Hiking on Mt. Tateyama 立山
When we get up around am 6.45, after a very wet night, it is overcast but dry and much brighter over Mt. Tateyama. After our usual breakfast, we walk 5 minutes to Tateyama station and buy round trip cable car and bus tickets. We wait, only about 10 minutes, and board the cable car at 8. 30am. As some bus groups have already arrived, it is fairly busy.
The cable car ride takes only 7 minutes and, after another short wait, we are riding a bus to Murodo. By now, the sun has strengthened and the morning is clear and bright. Mt. Tateyama stands out, starkly, against a blue, blue sky in snow capped majesty.
On arrival at Murodo and, clear of the bus station, the crowd thins out in various directions. There are people about, on the paths we choose to follow, but no sensation of crowds.
Our route passes the jigoku, or Hell, an area where low level volcanic activity means steam and sulphurous fumes are leaking through the surface of the ground. The closest section of path is closed. Excessive gas is being expelled and the fumes are rendering the area dangerous. We walk around the lake, Mikurigaike, which takes about 40 mins. and climb to various viewing points and are quite satisfied.
The views are wonderful for, although there are only remnants of snow underfoot in places, the peaks have a good covering and their flanks are dusted. All very beautiful in the bright sunshine.
We attempt to climb to one of the more attainable peaks but it is too much for us and we, probably sensibly, give up before getting very far. Descending to more everyday tourist levels we have lunch, the inevitable onigiri, and then take the bus down to Midagahara.
＊cable car (Tateyama st. – Bijodaira), bus (Bijyodaira – Murodo) ; 7380 yen / adult for return
Here we follow the wooden walkways through the upland marsh. As you must book your return bus, you are locked into a limited period. So, choosing which route through the marsh you can complete in time is important. Unfortunately, or fortunately, depending on your attitude, the times stated for completing the variety of routes are overly generous. We found ourselves having completed our route well before our bus was due to arrive. Consequently, we found ourselves killing time while there were other places we would have liked to walk.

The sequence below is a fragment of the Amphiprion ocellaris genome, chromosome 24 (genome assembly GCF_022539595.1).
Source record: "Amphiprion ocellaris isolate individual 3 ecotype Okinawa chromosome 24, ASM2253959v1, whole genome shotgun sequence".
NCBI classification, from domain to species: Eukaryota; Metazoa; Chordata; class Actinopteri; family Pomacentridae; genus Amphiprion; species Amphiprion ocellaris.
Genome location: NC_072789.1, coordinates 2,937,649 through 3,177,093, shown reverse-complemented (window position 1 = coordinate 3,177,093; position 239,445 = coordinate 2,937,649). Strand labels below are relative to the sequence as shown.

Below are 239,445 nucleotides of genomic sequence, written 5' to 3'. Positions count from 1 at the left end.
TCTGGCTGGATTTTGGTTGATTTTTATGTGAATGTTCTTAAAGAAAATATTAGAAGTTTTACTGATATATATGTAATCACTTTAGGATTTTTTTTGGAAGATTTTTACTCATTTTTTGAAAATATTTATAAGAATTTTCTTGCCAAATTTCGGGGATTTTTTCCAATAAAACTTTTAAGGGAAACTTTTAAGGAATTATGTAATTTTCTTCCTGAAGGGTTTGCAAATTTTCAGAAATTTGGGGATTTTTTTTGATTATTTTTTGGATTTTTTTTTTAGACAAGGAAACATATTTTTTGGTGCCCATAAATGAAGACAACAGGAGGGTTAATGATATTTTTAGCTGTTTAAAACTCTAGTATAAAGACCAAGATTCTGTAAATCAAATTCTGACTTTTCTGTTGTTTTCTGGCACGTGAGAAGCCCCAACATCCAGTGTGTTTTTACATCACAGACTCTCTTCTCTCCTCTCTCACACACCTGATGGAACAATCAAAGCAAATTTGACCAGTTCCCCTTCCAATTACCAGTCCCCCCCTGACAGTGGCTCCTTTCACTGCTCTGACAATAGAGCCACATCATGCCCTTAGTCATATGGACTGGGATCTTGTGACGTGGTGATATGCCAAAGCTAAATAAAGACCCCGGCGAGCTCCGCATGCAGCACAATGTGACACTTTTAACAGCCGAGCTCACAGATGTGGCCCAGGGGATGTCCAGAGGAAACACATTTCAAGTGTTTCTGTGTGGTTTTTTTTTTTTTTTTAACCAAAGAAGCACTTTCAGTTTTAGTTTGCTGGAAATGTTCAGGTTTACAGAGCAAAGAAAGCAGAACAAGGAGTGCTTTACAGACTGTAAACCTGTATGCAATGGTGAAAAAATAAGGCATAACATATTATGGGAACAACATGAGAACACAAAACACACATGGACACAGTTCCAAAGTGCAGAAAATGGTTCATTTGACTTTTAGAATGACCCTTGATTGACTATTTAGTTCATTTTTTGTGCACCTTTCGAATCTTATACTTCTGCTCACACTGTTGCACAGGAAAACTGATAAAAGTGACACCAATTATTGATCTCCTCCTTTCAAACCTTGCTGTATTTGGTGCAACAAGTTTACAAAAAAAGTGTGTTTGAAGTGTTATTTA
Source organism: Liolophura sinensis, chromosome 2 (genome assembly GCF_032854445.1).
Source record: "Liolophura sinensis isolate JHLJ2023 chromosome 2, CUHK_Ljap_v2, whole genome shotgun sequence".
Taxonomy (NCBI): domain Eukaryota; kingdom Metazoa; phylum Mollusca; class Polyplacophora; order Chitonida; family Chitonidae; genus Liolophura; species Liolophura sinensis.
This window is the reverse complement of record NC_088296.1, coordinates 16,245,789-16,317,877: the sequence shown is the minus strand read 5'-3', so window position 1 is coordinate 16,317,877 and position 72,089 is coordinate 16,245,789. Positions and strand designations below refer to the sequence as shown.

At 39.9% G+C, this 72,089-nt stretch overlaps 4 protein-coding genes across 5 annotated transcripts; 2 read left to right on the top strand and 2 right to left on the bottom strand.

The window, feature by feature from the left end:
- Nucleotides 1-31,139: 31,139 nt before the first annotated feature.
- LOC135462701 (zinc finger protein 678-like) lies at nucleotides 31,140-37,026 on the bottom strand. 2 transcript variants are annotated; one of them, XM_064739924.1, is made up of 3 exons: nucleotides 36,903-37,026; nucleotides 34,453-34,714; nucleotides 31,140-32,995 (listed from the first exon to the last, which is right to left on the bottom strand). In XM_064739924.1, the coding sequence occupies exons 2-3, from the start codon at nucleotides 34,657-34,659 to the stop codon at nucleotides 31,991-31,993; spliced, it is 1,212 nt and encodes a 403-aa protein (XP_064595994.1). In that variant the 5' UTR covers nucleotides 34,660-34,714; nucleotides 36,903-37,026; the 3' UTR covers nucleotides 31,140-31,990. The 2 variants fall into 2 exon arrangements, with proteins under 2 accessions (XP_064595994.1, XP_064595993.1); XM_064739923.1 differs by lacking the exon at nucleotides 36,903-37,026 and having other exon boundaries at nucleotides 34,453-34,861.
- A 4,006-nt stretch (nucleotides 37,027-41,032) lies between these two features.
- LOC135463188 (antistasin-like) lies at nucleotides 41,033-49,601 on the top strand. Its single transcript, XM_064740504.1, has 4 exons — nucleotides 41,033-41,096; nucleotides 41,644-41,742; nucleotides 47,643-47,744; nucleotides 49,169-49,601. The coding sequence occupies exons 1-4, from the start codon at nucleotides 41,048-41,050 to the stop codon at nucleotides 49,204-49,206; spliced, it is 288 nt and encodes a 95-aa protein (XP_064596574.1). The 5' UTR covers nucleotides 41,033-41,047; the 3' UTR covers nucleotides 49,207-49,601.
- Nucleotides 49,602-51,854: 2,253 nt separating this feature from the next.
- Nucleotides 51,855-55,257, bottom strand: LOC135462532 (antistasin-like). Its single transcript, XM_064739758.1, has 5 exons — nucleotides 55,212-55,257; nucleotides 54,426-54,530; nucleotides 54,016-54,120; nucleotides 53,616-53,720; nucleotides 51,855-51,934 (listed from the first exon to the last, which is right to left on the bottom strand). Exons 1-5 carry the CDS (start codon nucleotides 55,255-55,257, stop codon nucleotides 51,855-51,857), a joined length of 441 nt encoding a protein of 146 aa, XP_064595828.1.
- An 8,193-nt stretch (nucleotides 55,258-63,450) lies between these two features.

The wetlands are beautiful in their way and the surrounding views wonderful. From time to time, we could see the clouds sweeping in and it would seem we were soon to be enveloped. Surprisingly, that didn’t happen, the cloud just drifting by us in wisps until it dissipated. The glimpses of the peaks we had just left, showed them still bathed in sunshine but at this slightly lower altitude the weather was beginning to break.
At about 2.30 our bus arrives and we descend to the cable car station. On the way I was pleased to catch sight of a Nutcracker, (a white speckled Crow) perched on an outcrop of rock. I had never seen one before.
Far more people are on the cable car going down than were on the one coming up. Back at the station we pick up the car and drive to a supermarket for supplies. Here as always, the tablet search function is invaluable locating a local supermarket. We never would have found one otherwise.
Green Park Yoshimine Onsen
After a trip to Green Park Yoshimine where we have an overdue bath, we head back to Tateyama Station car park. Green Park Yoshimine onsen, though signposted, is a little hard to find but worth the perseverance. It is spacious and most of the washing stations are individual cubicles, so you are not so aware of your neighbours. The rotenburo (outside bath) is large and surrounded by huge boulders – very nice – but without a view. I liked the place a lot but D., though happy, was not ecstatic. The water quality was not up to her standards. Clean, we drive back to Tateyama Station for a second night in the car park. On this drive I am familiar with where I am going and it is not raining so an easy end to the day.
＊Green Park Yoshimine onsen ; 620 yen / adult
The author is a long term resident of Japan who has and continues to travel the country extensively. Avoiding highways where possible, the author has driven from Kagoshima in Kyushu to Wakanai in Hokkaido covering 20,000 plus kilometres and counting.